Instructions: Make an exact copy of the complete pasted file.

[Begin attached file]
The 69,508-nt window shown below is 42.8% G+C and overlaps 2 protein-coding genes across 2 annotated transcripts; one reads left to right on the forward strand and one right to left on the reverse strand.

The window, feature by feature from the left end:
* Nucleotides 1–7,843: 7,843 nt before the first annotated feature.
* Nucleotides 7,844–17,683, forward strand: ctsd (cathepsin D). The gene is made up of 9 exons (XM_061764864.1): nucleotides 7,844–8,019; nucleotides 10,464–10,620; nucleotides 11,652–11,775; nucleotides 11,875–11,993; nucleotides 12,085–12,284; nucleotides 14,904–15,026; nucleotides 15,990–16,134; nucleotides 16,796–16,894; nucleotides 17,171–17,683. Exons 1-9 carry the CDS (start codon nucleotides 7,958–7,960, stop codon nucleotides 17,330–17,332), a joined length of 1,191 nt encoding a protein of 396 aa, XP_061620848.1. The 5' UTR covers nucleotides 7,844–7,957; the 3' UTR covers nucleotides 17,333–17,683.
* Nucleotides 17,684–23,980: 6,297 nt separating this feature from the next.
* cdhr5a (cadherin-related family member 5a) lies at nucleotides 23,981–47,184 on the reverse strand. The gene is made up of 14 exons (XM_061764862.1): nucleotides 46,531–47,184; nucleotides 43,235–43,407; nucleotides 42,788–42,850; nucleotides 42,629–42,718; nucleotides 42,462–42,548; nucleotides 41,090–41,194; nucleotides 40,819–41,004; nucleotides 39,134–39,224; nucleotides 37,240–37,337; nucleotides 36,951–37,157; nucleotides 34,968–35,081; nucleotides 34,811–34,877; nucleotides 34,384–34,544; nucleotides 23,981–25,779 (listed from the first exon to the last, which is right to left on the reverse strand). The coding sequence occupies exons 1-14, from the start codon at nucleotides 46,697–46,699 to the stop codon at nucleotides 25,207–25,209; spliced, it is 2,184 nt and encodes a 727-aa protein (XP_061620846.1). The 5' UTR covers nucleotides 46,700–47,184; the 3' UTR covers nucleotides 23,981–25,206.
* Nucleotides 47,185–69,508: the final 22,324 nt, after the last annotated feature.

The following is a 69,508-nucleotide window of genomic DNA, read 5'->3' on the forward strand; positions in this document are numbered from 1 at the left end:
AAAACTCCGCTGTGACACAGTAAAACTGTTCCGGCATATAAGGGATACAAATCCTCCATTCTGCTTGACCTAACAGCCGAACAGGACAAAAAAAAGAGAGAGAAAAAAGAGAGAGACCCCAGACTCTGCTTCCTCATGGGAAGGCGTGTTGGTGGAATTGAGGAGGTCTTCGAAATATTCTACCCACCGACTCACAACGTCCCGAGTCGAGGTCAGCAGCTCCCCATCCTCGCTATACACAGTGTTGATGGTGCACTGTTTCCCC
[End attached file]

The 69,508-nt window shown below is 42.8% G+C and overlaps 2 protein-coding genes across 2 annotated transcripts; one reads left to right on the forward strand and one right to left on the reverse strand.

The window, feature by feature from the left end:
* Nucleotides 1–7,843: 7,843 nt before the first annotated feature.
* Nucleotides 7,844–17,683, forward strand: ctsd (cathepsin D). The gene is made up of 9 exons (XM_061764864.1): nucleotides 7,844–8,019; nucleotides 10,464–10,620; nucleotides 11,652–11,775; nucleotides 11,875–11,993; nucleotides 12,085–12,284; nucleotides 14,904–15,026; nucleotides 15,990–16,134; nucleotides 16,796–16,894; nucleotides 17,171–17,683. Exons 1-9 carry the CDS (start codon nucleotides 7,958–7,960, stop codon nucleotides 17,330–17,332), a joined length of 1,191 nt encoding a protein of 396 aa, XP_061620848.1. The 5' UTR covers nucleotides 7,844–7,957; the 3' UTR covers nucleotides 17,333–17,683.
* Nucleotides 17,684–23,980: 6,297 nt separating this feature from the next.
* cdhr5a (cadherin-related family member 5a) lies at nucleotides 23,981–47,184 on the reverse strand. The gene is made up of 14 exons (XM_061764862.1): nucleotides 46,531–47,184; nucleotides 43,235–43,407; nucleotides 42,788–42,850; nucleotides 42,629–42,718; nucleotides 42,462–42,548; nucleotides 41,090–41,194; nucleotides 40,819–41,004; nucleotides 39,134–39,224; nucleotides 37,240–37,337; nucleotides 36,951–37,157; nucleotides 34,968–35,081; nucleotides 34,811–34,877; nucleotides 34,384–34,544; nucleotides 23,981–25,779 (listed from the first exon to the last, which is right to left on the reverse strand). The coding sequence occupies exons 1-14, from the start codon at nucleotides 46,697–46,699 to the stop codon at nucleotides 25,207–25,209; spliced, it is 2,184 nt and encodes a 727-aa protein (XP_061620846.1). The 5' UTR covers nucleotides 46,700–47,184; the 3' UTR covers nucleotides 23,981–25,206.
* Nucleotides 47,185–69,508: the final 22,324 nt, after the last annotated feature.

The following is a 69,508-nucleotide window of genomic DNA, read 5'->3' on the forward strand; positions in this document are numbered from 1 at the left end:
AAAACTCCGCTGTGACACAGTAAAACTGTTCCGGCATATAAGGGATACAAATCCTCCATTCTGCTTGACCTAACAGCCGAACAGGACAAAAAAAAGAGAGAGAAAAAAGAGAGAGACCCCAGACTCTGCTTCCTCATGGGAAGGCGTGTTGGTGGAATTGAGGAGGTCTTCGAAATATTCTACCCACCGACTCACAACGTCCCGAGTCGAGGTCAGCAGCTCCCCATCCTCGCTATACACAGTGTTGATGGTGCACTGTTTCCCC